11/20/2011 09:23 EST | Updated 01/20/2012 05:12 EST

EXCERPT: Nobel Prize Winner Leymah Gbowee's <i>Mighty Be Our Powers</i>

The 2011 Nobel Peace Prize for Non-Fiction has been awarded to three extraordinary women: Ellen Johnson Sirleaf, current president of Liberia and author of This Child Will Be Great, Leymah Gbowee, author of Mighty Be Our Powers, and Yemen's Tawakkul Karman for their work in advancing women's rights and the role of women in peacebuilding efforts.

Leymah Gbowee has been recognized for her efforts in organizing non-violent peacemaking campaigns during Liberia's horrific civil war. The Indigo Non-Fiction Blog and Huffington Post Canada are pleased to present this excerpt from Leymah Gbowee's Mighty Be Our Powers: How Sisterhood, Prayer, and Sex Changed a Nation at War.


Mighty Be Our Powers


Modern war stories often resemble each other, not because the circumstances are alike but because they're told in the same way. Commanders are quoted offering confident predictions of victory. Male diplomats make serious pronouncements. And the fighters -- always men, whether they are government soldiers or rebels, whether they are portrayed as heroes or thugs -- brag, threaten, brandish grisly trophies and shoot off their mouths and their weapons.

It was that way in my country, Liberia. During the years that civil war tore us apart, foreign reporters often came to document the nightmare. Read the accounts. Watch the video clips. They are all about the power of destruction. Bare-chested boys on foot or in pickup trucks fire enormous machine guns, dance crazily in wrecked city streets or crowd around a corpse, holding up a victim's bleeding heart. A young man in sunglasses and red beret regards the camera coolly. "We kill you, we will eat you."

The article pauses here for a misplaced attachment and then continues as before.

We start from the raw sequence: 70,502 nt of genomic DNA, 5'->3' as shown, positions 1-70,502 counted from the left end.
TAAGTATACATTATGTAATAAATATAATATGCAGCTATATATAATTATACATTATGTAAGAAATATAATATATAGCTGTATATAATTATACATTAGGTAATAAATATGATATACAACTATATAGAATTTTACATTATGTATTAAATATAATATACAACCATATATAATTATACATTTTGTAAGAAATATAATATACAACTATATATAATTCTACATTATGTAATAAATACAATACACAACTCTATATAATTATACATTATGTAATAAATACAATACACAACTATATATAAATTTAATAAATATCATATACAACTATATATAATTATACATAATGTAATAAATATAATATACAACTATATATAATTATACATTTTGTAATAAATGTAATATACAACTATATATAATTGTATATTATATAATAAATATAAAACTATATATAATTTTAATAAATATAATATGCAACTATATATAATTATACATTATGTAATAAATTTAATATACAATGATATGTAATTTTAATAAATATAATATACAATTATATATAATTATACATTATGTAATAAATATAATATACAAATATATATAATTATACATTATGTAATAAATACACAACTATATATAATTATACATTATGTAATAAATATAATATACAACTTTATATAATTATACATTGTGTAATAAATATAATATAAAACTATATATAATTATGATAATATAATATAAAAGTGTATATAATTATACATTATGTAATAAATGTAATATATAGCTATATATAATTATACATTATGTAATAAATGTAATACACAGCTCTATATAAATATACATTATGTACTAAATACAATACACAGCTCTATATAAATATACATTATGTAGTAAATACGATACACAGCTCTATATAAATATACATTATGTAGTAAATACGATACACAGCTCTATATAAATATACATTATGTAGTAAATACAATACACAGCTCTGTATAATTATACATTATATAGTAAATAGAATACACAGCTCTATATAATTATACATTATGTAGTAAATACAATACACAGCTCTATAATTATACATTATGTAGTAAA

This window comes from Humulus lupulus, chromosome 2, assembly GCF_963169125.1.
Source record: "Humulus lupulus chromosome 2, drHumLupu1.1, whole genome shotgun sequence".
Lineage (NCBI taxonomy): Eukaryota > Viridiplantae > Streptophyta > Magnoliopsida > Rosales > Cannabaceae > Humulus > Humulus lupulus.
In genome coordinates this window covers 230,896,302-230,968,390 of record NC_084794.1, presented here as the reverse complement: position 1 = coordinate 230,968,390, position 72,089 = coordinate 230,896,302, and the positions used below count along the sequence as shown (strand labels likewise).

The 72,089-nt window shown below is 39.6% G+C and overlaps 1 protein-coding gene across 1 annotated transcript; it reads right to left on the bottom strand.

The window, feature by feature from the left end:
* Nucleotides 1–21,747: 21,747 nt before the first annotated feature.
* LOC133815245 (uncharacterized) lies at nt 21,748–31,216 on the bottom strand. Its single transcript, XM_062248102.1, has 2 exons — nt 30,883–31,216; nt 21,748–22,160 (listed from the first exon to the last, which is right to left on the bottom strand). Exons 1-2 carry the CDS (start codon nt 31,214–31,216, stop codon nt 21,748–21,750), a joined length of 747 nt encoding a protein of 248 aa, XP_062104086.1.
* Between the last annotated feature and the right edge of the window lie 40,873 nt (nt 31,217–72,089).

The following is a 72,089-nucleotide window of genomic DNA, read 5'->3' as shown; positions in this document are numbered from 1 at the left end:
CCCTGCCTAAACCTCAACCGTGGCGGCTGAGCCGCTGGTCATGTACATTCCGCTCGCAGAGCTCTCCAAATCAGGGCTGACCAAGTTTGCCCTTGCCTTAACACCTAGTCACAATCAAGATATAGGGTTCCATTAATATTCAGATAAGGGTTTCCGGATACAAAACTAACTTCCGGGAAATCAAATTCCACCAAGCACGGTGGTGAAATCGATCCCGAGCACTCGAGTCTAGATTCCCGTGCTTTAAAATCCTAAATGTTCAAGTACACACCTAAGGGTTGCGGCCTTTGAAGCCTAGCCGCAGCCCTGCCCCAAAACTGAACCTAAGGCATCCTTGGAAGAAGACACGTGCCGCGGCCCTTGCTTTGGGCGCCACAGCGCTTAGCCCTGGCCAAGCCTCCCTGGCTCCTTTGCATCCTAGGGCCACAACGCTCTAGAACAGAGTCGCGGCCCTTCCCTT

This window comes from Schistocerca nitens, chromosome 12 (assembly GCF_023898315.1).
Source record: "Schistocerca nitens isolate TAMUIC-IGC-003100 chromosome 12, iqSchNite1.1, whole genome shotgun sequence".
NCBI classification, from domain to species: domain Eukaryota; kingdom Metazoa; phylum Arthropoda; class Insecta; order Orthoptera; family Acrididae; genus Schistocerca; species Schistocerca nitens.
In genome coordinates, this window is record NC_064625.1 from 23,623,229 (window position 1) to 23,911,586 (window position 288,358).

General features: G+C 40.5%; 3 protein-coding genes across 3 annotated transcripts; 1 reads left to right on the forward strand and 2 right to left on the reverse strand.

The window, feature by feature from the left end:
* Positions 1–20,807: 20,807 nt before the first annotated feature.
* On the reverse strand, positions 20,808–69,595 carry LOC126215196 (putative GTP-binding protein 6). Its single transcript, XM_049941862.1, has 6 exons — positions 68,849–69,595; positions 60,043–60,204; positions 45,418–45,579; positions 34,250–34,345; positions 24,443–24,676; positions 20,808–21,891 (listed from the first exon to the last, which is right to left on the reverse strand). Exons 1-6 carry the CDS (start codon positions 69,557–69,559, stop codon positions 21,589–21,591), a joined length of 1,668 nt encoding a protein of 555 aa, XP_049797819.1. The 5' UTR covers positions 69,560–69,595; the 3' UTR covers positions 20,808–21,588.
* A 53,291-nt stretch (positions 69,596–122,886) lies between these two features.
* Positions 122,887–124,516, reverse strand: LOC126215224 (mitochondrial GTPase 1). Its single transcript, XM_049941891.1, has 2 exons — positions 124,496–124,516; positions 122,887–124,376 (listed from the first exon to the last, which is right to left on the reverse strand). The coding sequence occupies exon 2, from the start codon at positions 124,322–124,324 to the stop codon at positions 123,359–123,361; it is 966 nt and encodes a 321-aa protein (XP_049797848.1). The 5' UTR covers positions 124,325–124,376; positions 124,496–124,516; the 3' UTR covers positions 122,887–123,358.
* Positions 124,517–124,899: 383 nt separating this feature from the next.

Now watch the reports again, but look more carefully, at the background, for that is where you will find the women. You'll see us fleeing, weeping, kneeling before our children's graves. In the traditional telling of war stories, women are always in the background. Our suffering is just a sidebar to the main tale; when we're included, it's for "human interest." If we are African, we are even more likely to be marginalized and painted solely as pathetic -- hopeless expressions, torn clothes, sagging breasts. Victims. That is the image of us that the world is used to, and the image that sells.

Once, a foreign journalist asked me, "Were you raped during the Liberian war?"

When I said no, I was no longer of any interest.

During the war in Liberia, almost no one reported the other reality of women's lives. How we hid our husbands and sons from soldiers looking to recruit or kill them. How, in the midst of chaos, we walked miles to find food and water for our families -- how we kept life going so that there would be something left to build on when peace returned. And how we created strength in sisterhood, and spoke out for peace on behalf of all Liberians.

This is not a traditional war story. It is about an army of women in white standing up when no one else would -- unafraid, because the worst things imaginable had already happened to us. It is about how we found the moral clarity, persistence and bravery to raise our voices against war and restore sanity to our land.

You have not heard it before, because it is an African woman's story, and our stories rarely are told.

I want you to hear mine.

Excerpted from Mighty Be Our Powers by Leymah Gbowee. Excerpted by permission of Beast Books. All rights reserved. No part of this excerpt may be reproduced or reprinted without permission in writing from the publisher.

Read more about Leymah at

This post originally appeared on the Indigo Blog.